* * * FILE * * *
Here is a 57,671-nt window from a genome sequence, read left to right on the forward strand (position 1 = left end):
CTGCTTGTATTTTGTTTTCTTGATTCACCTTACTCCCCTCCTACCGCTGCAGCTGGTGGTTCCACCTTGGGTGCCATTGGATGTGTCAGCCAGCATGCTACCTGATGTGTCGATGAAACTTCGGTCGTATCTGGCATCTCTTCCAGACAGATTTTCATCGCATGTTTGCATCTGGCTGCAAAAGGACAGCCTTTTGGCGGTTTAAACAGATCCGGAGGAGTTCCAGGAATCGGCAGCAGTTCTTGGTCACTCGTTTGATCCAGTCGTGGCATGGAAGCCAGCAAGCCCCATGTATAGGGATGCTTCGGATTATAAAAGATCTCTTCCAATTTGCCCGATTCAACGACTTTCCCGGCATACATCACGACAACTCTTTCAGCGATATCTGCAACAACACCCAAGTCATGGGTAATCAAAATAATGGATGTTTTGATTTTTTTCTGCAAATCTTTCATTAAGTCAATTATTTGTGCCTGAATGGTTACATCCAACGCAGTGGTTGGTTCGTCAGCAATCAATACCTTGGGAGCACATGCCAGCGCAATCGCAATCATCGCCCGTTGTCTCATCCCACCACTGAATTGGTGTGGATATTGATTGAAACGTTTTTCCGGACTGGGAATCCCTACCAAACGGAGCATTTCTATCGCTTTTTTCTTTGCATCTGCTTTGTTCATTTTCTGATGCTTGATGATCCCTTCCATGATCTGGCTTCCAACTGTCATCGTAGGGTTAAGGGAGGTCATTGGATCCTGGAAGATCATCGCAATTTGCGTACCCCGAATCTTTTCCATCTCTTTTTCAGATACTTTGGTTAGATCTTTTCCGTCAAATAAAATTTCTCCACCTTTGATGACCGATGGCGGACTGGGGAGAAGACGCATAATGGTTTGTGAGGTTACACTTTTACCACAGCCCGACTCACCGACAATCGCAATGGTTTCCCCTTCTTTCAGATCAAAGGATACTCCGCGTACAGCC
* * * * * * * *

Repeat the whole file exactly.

Here is a 57,671-nt window from a genome sequence, read left to right on the forward strand (position 1 = left end):
CTGCTTGTATTTTGTTTTCTTGATTCACCTTACTCCCCTCCTACCGCTGCAGCTGGTGGTTCCACCTTGGGTGCCATTGGATGTGTCAGCCAGCATGCTACCTGATGTGTCGATGAAACTTCGGTCGTATCTGGCATCTCTTCCAGACAGATTTTCATCGCATGTTTGCATCTGGCTGCAAAAGGACAGCCTTTTGGCGGTTTAAACAGATCCGGAGGAGTTCCAGGAATCGGCAGCAGTTCTTGGTCACTCGTTTGATCCAGTCGTGGCATGGAAGCCAGCAAGCCCCATGTATAGGGATGCTTCGGATTATAAAAGATCTCTTCCAATTTGCCCGATTCAACGACTTTCCCGGCATACATCACGACAACTCTTTCAGCGATATCTGCAACAACACCCAAGTCATGGGTAATCAAAATAATGGATGTTTTGATTTTTTTCTGCAAATCTTTCATTAAGTCAATTATTTGTGCCTGAATGGTTACATCCAACGCAGTGGTTGGTTCGTCAGCAATCAATACCTTGGGAGCACATGCCAGCGCAATCGCAATCATCGCCCGTTGTCTCATCCCACCACTGAATTGGTGTGGATATTGATTGAAACGTTTTTCCGGACTGGGAATCCCTACCAAACGGAGCATTTCTATCGCTTTTTTCTTTGCATCTGCTTTGTTCATTTTCTGATGCTTGATGATCCCTTCCATGATCTGGCTTCCAACTGTCATCGTAGGGTTAAGGGAGGTCATTGGATCCTGGAAGATCATCGCAATTTGCGTACCCCGAATCTTTTCCATCTCTTTTTCAGATACTTTGGTTAGATCTTTTCCGTCAAATAAAATTTCTCCACCTTTGATGACCGATGGCGGACTGGGGAGAAGACGCATAATGGTTTGTGAGGTTACACTTTTACCACAGCCCGACTCACCGACAATCGCAATGGTTTCCCCTTCTTTCAGATCAAAGGATACTCCGCGTACAGCC